Cyclical Bull Market
The bull and bear labels can be dangerous to stock market operators, so much so that famed speculator Jesse Livermore is said to have abandoned them in favor of softer terminology: “Lines of least resistance.” We aren’t about to ditch the old labels, or even our collection of bull and bear bookends.
We think the odds are better than even that the September 20th S&P 500 high will stand as the stock market high for 2018, and perhaps also as the high for a historic event begun back in 2009. We’re well-prepared for that possibility, with the Leuthold Core now positioned today with net equity exposure of just 37%.
The setback from the January 26th market peak represents the ninth correction of 7% or more since 2009, the most ever recorded during a single cyclical bull market.
We don’t think the current stock market upleg is over.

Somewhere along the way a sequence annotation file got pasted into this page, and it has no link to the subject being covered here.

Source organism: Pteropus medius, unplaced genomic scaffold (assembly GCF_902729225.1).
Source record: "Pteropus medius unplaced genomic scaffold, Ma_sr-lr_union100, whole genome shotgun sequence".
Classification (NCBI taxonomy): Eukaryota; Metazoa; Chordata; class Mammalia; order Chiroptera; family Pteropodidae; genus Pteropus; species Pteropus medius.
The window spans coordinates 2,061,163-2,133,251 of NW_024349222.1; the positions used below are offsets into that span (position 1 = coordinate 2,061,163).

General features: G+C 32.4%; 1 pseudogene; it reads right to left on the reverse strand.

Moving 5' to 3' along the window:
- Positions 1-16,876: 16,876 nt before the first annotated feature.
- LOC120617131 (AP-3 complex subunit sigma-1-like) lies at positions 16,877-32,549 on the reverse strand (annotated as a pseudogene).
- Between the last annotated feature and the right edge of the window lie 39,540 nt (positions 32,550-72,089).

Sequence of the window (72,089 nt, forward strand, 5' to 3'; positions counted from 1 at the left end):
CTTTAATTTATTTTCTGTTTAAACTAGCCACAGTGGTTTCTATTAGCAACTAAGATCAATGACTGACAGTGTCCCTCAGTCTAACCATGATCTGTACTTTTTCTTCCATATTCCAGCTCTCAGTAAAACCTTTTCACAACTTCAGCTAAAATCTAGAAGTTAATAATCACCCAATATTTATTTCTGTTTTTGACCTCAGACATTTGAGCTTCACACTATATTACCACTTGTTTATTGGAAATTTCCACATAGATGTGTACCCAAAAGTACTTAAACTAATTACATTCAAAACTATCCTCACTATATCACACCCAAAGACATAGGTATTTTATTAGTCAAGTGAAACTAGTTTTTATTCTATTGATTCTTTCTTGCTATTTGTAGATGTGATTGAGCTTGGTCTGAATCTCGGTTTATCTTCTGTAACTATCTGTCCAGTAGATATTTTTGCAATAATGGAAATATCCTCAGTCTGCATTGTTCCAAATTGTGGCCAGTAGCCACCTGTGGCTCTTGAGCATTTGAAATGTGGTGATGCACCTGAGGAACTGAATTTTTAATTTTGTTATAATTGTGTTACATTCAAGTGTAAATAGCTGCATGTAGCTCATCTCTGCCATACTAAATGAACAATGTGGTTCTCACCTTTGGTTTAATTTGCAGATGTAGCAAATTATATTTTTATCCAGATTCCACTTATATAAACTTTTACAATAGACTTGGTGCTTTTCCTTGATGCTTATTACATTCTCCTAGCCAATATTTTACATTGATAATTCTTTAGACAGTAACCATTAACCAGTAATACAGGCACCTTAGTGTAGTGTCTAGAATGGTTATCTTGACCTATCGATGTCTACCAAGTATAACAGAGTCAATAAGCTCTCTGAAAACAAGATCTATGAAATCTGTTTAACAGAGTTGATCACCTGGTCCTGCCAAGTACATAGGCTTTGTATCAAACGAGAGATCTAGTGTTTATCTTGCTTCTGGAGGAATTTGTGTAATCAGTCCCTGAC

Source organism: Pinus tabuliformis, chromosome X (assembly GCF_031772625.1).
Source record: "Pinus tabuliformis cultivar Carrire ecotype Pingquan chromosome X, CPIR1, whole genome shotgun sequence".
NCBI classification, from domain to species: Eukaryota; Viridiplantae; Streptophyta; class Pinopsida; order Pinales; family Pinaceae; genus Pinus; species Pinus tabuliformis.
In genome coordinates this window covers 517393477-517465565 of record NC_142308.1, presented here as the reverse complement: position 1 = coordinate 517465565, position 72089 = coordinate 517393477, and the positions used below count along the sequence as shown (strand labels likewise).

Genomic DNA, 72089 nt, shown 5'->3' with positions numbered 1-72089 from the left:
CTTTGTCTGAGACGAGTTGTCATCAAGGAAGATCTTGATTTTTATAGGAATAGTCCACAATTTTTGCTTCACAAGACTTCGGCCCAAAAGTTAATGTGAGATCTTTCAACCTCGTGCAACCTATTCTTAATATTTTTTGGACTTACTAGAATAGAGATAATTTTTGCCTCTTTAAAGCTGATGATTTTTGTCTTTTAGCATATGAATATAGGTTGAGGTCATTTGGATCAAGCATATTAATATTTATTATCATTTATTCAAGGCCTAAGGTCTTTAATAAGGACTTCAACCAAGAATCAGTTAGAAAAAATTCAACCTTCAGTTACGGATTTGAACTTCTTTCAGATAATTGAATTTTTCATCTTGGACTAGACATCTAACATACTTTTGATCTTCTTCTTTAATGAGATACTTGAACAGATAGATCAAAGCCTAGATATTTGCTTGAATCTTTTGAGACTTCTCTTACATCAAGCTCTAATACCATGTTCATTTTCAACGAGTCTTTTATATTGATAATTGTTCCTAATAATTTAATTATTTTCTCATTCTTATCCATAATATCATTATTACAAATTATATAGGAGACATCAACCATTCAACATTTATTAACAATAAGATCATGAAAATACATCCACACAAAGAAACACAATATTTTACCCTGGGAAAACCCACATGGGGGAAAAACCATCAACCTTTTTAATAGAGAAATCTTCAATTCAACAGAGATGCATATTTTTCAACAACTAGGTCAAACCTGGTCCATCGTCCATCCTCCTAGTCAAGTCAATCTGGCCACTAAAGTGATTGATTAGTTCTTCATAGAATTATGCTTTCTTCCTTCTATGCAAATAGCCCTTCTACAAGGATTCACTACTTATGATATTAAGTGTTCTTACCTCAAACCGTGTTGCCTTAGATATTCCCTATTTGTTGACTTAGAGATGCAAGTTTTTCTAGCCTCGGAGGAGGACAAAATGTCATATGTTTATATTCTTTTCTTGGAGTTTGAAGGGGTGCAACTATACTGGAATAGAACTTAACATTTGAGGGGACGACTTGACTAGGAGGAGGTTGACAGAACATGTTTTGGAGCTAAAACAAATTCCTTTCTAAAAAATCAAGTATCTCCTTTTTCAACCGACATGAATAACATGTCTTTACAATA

Today may feel different, but it isn’t. The past 13 months’ trading action in the U.S. is the second example of this phenomenon in the current (2009-to-date) cyclical bull market. We focus on 11 previous episodes for perspective. Plus we clarify recent thoughts on interest rates and stock market valuations.
We’ve frequently mentioned the two-faced nature of thematic leadership during the current bull market. Filtering out the minor swings, Phase One lasted from March 2009 through February 2011 and was dominated by low quality, high beta and cyclical stocks.
We’ve written before about retail investors’ tendency to “conflate” stock market action with movements in the underlying economy. Misunderstanding this interrelationship generally causes the public to liquidate stocks when the economy is weak, only to ultimately buy them back when the economic recovery is obvious to all.
The stock market is maybe half or two-thirds of the way through a secular bull move beginning in 1974. But the current cyclical bull market is no longer so healthy. Mutual fund mania continues - factoring in the May ICI statistics over the last twelve months, net cash flow into equity oriented mutual funds is now up 10.8% of assets, equaling the previous high-water marks of 1955-1957.